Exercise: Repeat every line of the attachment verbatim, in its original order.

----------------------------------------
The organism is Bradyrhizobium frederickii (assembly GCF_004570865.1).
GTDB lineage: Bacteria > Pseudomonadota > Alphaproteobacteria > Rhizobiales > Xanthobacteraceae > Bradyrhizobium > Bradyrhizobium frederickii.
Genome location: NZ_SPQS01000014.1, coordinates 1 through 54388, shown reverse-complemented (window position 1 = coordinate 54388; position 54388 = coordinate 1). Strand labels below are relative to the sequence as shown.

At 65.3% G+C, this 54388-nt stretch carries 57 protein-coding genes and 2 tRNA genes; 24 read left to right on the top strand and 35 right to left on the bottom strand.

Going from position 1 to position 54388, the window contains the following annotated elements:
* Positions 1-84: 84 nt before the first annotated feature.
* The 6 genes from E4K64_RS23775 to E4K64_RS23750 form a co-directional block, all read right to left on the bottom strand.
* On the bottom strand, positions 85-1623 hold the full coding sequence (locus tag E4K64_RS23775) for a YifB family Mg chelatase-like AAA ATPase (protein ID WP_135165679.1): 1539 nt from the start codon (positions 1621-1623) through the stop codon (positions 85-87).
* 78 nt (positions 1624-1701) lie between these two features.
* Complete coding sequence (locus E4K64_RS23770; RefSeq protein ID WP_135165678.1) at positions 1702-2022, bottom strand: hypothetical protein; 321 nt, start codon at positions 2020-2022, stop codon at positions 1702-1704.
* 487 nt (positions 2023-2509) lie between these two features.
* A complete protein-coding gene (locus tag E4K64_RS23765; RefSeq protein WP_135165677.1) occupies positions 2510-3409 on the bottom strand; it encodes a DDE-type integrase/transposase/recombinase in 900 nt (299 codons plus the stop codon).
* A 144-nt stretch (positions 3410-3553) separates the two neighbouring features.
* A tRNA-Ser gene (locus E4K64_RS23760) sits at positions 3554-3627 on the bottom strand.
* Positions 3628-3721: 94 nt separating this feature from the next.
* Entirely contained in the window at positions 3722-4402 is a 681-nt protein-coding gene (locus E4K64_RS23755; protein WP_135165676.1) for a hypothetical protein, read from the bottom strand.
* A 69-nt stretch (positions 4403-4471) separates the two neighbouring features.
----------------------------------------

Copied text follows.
The organism is Bradyrhizobium frederickii (assembly GCF_004570865.1).
GTDB lineage: Bacteria > Pseudomonadota > Alphaproteobacteria > Rhizobiales > Xanthobacteraceae > Bradyrhizobium > Bradyrhizobium frederickii.
Genome location: NZ_SPQS01000014.1, coordinates 1 through 54388, shown reverse-complemented (window position 1 = coordinate 54388; position 54388 = coordinate 1). Strand labels below are relative to the sequence as shown.

At 65.3% G+C, this 54388-nt stretch carries 57 protein-coding genes and 2 tRNA genes; 24 read left to right on the top strand and 35 right to left on the bottom strand.

Going from position 1 to position 54388, the window contains the following annotated elements:
* Positions 1-84: 84 nt before the first annotated feature.
* The 6 genes from E4K64_RS23775 to E4K64_RS23750 form a co-directional block, all read right to left on the bottom strand.
* On the bottom strand, positions 85-1623 hold the full coding sequence (locus tag E4K64_RS23775) for a YifB family Mg chelatase-like AAA ATPase (protein ID WP_135165679.1): 1539 nt from the start codon (positions 1621-1623) through the stop codon (positions 85-87).
* 78 nt (positions 1624-1701) lie between these two features.
* Complete coding sequence (locus E4K64_RS23770; RefSeq protein ID WP_135165678.1) at positions 1702-2022, bottom strand: hypothetical protein; 321 nt, start codon at positions 2020-2022, stop codon at positions 1702-1704.
* 487 nt (positions 2023-2509) lie between these two features.
* A complete protein-coding gene (locus tag E4K64_RS23765; RefSeq protein WP_135165677.1) occupies positions 2510-3409 on the bottom strand; it encodes a DDE-type integrase/transposase/recombinase in 900 nt (299 codons plus the stop codon).
* A 144-nt stretch (positions 3410-3553) separates the two neighbouring features.
* A tRNA-Ser gene (locus E4K64_RS23760) sits at positions 3554-3627 on the bottom strand.
* Positions 3628-3721: 94 nt separating this feature from the next.
* Entirely contained in the window at positions 3722-4402 is a 681-nt protein-coding gene (locus E4K64_RS23755; protein WP_135165676.1) for a hypothetical protein, read from the bottom strand.
* A 69-nt stretch (positions 4403-4471) separates the two neighbouring features.